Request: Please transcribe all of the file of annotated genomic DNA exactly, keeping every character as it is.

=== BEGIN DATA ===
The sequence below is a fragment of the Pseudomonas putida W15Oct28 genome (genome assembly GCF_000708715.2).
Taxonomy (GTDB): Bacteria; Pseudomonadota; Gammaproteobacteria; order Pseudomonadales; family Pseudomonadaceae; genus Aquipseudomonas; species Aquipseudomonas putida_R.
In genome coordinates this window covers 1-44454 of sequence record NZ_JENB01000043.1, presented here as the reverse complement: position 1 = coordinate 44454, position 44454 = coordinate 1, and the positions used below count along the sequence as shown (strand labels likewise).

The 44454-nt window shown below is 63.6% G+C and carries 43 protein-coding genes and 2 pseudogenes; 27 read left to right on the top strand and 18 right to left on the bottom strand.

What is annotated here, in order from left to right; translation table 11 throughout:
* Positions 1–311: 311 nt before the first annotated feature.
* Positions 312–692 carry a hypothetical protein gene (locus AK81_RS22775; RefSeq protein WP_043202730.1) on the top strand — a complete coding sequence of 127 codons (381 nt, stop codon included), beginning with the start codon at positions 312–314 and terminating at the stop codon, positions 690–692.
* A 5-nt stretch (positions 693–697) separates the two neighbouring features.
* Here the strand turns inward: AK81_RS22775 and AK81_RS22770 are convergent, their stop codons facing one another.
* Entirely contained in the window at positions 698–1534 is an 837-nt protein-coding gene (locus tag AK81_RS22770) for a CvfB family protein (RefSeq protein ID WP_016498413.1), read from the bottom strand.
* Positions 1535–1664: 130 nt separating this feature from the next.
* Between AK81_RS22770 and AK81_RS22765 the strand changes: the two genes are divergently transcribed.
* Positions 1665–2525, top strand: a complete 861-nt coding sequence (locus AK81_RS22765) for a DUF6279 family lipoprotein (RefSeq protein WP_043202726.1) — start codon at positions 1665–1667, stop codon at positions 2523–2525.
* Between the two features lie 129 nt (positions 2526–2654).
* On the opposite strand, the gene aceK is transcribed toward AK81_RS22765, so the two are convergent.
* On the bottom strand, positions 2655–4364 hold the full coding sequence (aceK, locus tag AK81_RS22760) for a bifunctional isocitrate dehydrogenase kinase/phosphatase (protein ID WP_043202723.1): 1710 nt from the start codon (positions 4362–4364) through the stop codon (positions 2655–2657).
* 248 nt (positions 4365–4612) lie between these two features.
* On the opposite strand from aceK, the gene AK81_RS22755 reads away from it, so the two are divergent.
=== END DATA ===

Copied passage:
The sequence below is a fragment of the Pseudomonas putida W15Oct28 genome (genome assembly GCF_000708715.2).
Taxonomy (GTDB): Bacteria; Pseudomonadota; Gammaproteobacteria; order Pseudomonadales; family Pseudomonadaceae; genus Aquipseudomonas; species Aquipseudomonas putida_R.
In genome coordinates this window covers 1-44454 of sequence record NZ_JENB01000043.1, presented here as the reverse complement: position 1 = coordinate 44454, position 44454 = coordinate 1, and the positions used below count along the sequence as shown (strand labels likewise).

The 44454-nt window shown below is 63.6% G+C and carries 43 protein-coding genes and 2 pseudogenes; 27 read left to right on the top strand and 18 right to left on the bottom strand.

What is annotated here, in order from left to right; translation table 11 throughout:
* Positions 1–311: 311 nt before the first annotated feature.
* Positions 312–692 carry a hypothetical protein gene (locus AK81_RS22775; RefSeq protein WP_043202730.1) on the top strand — a complete coding sequence of 127 codons (381 nt, stop codon included), beginning with the start codon at positions 312–314 and terminating at the stop codon, positions 690–692.
* A 5-nt stretch (positions 693–697) separates the two neighbouring features.
* Here the strand turns inward: AK81_RS22775 and AK81_RS22770 are convergent, their stop codons facing one another.
* Entirely contained in the window at positions 698–1534 is an 837-nt protein-coding gene (locus tag AK81_RS22770) for a CvfB family protein (RefSeq protein ID WP_016498413.1), read from the bottom strand.
* Positions 1535–1664: 130 nt separating this feature from the next.
* Between AK81_RS22770 and AK81_RS22765 the strand changes: the two genes are divergently transcribed.
* Positions 1665–2525, top strand: a complete 861-nt coding sequence (locus AK81_RS22765) for a DUF6279 family lipoprotein (RefSeq protein WP_043202726.1) — start codon at positions 1665–1667, stop codon at positions 2523–2525.
* Between the two features lie 129 nt (positions 2526–2654).
* On the opposite strand, the gene aceK is transcribed toward AK81_RS22765, so the two are convergent.
* On the bottom strand, positions 2655–4364 hold the full coding sequence (aceK, locus tag AK81_RS22760) for a bifunctional isocitrate dehydrogenase kinase/phosphatase (protein ID WP_043202723.1): 1710 nt from the start codon (positions 4362–4364) through the stop codon (positions 2655–2657).
* 248 nt (positions 4365–4612) lie between these two features.
* On the opposite strand from aceK, the gene AK81_RS22755 reads away from it, so the two are divergent.